iOM: You’ve had a chance to travel and interact with people from cultures and backgrounds other than your own. How did this influence your opinions, if at all?

vicbriggs: I owe a lot of who I am today to these experiences. It’s opened my eyes to other ways of life, other modes of thinking, to others’ ability to cope in tough circumstances. Travelling has made me feel closer to my fellow women and men. I am a better person for it.

iOM: You say that you are a feminist and a democrat, and that you can’t be one without the other. Does that influence the way you view nascent democracies?

vicbriggs: New democracies have a lot of work to do for their women citizens. Outmoded attitudes ought to be left behind. It is not easy. I appreciate that in societies where religion is an important factor there is an additional hurdle to overcome. But I stand by what I said If you are a democrat, you are a feminist.

A Modern Greek philosopher and friend once told me that you can be a Greek or a Christian, not both. Greeks have managed it somehow, so I think there is hope for new democracies to subscribe to feminist values without abandoning their beliefs. But they do need to adapt them to new realities.

iOM: And if they don’t adapt?

vicbriggs: If they continue to oppress and devalue more than half of their citizens, then they do not deserve the label. They may be something, but not democracies.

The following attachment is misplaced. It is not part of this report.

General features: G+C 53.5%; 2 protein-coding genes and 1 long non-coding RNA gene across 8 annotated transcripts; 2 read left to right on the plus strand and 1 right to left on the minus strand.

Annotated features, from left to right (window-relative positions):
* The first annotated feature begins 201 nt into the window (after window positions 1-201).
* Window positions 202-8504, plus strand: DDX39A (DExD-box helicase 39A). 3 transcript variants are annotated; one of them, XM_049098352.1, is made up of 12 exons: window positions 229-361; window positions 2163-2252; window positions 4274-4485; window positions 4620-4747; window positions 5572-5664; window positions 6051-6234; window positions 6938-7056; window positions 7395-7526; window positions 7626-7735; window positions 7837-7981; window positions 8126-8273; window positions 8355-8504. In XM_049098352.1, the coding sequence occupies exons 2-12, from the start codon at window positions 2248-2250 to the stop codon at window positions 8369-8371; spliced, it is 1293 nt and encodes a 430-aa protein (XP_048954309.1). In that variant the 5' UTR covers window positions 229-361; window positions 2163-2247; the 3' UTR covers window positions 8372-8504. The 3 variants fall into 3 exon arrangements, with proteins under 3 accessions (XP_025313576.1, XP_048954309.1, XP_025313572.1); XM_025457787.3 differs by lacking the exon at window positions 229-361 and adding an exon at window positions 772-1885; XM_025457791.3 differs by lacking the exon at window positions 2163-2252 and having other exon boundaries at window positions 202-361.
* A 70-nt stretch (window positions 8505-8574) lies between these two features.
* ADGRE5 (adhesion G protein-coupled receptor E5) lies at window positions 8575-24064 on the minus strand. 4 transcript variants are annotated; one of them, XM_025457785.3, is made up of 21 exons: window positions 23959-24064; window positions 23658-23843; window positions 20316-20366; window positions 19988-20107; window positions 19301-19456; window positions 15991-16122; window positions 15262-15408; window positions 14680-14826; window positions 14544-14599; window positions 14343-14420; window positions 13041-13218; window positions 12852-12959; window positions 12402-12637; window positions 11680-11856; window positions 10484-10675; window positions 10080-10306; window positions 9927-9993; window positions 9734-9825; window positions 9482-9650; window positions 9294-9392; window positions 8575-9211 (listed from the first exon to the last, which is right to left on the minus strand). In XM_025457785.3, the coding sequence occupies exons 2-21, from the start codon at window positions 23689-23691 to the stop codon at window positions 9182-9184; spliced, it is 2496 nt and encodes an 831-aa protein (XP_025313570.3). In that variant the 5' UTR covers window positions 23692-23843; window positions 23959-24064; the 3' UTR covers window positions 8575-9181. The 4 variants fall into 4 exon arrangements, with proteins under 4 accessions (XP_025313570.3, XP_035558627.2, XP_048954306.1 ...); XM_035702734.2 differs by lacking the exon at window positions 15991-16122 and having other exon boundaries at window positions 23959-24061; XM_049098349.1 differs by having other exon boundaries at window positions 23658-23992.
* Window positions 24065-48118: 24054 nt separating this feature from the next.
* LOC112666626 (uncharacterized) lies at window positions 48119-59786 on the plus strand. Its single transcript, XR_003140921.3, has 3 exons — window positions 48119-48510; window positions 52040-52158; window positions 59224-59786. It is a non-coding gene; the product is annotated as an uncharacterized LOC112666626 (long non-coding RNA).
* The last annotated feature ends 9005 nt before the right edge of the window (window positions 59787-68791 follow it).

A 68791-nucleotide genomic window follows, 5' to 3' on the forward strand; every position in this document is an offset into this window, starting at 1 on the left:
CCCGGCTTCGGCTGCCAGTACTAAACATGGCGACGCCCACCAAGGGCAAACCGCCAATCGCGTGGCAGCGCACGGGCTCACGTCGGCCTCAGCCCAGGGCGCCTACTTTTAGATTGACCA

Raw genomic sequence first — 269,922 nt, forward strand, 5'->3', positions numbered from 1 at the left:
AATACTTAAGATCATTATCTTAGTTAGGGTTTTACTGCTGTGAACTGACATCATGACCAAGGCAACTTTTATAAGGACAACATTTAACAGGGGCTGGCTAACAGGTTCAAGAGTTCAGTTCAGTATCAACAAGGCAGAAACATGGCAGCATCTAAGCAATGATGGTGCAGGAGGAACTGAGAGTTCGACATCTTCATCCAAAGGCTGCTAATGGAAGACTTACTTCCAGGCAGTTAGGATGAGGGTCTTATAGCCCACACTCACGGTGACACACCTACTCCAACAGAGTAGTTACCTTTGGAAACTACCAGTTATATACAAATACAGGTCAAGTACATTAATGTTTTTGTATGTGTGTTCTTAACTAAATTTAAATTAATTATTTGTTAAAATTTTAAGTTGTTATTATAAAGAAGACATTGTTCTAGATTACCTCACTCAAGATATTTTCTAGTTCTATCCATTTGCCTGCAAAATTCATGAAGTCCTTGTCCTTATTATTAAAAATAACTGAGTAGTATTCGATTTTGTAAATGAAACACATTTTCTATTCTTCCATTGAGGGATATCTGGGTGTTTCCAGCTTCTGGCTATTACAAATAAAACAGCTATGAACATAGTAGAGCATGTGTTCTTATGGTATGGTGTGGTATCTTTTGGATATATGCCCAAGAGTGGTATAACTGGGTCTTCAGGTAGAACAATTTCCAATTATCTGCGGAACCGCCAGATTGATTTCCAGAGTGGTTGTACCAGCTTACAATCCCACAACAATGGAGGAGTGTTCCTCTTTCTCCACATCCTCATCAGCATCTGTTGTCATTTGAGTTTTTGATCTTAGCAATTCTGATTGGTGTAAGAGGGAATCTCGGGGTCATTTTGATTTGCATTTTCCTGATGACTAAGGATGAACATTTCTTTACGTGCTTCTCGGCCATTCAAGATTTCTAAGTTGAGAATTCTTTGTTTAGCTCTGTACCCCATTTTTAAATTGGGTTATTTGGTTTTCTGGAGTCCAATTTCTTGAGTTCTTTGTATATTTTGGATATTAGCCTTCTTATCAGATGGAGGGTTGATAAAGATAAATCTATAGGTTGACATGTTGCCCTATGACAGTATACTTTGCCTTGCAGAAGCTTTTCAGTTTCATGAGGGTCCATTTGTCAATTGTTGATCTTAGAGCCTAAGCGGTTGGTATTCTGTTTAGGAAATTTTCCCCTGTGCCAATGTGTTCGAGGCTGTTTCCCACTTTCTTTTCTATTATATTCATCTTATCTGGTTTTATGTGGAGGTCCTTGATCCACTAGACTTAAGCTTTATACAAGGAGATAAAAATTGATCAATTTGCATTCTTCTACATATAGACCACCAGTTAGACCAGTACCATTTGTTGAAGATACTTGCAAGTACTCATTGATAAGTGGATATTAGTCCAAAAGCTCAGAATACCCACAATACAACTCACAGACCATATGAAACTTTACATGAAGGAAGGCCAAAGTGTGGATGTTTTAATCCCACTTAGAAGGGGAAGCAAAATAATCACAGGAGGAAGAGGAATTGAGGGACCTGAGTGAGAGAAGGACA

Women ought to fight for their right to an opinion. Men, if they have that right already, and even if they don’t, ought to join women in their cause. If we stand together, if we persist and never give up, then we are bound to succeed. “Constant Vigilance!”

iOM: If everyone is entitled to their opinion, surely some clashes are bound to happen?

vicbriggs: Absolutely. But as long as there is a mutual respect and a desire to listen and understand the position of your opponent or adversary, then opinion will be in good hands.

As I mentioned before, the one line I draw is on sexism, racism and homophobia. If you deny people of a different gender, race or sexual inclination an equal standing in the conversation, then you are an opponent unworthy of respect. You cannot expect to be listened to when you belittle others. You are entitled to your opinion, sure. But no one likes a dick.

iOM: The last question. Do you have anything more to add regarding the importance of this project to you and to the world?

vicbriggs: The fact that so many people have chosen to take time and participate, voice their opinion in this context , is inspiring. I am grateful to be a part of it.  We have so many projects of our own that sometimes we can lose sight of what is most important to us. Project O has prompted me to delve deep and consider what I value most and why.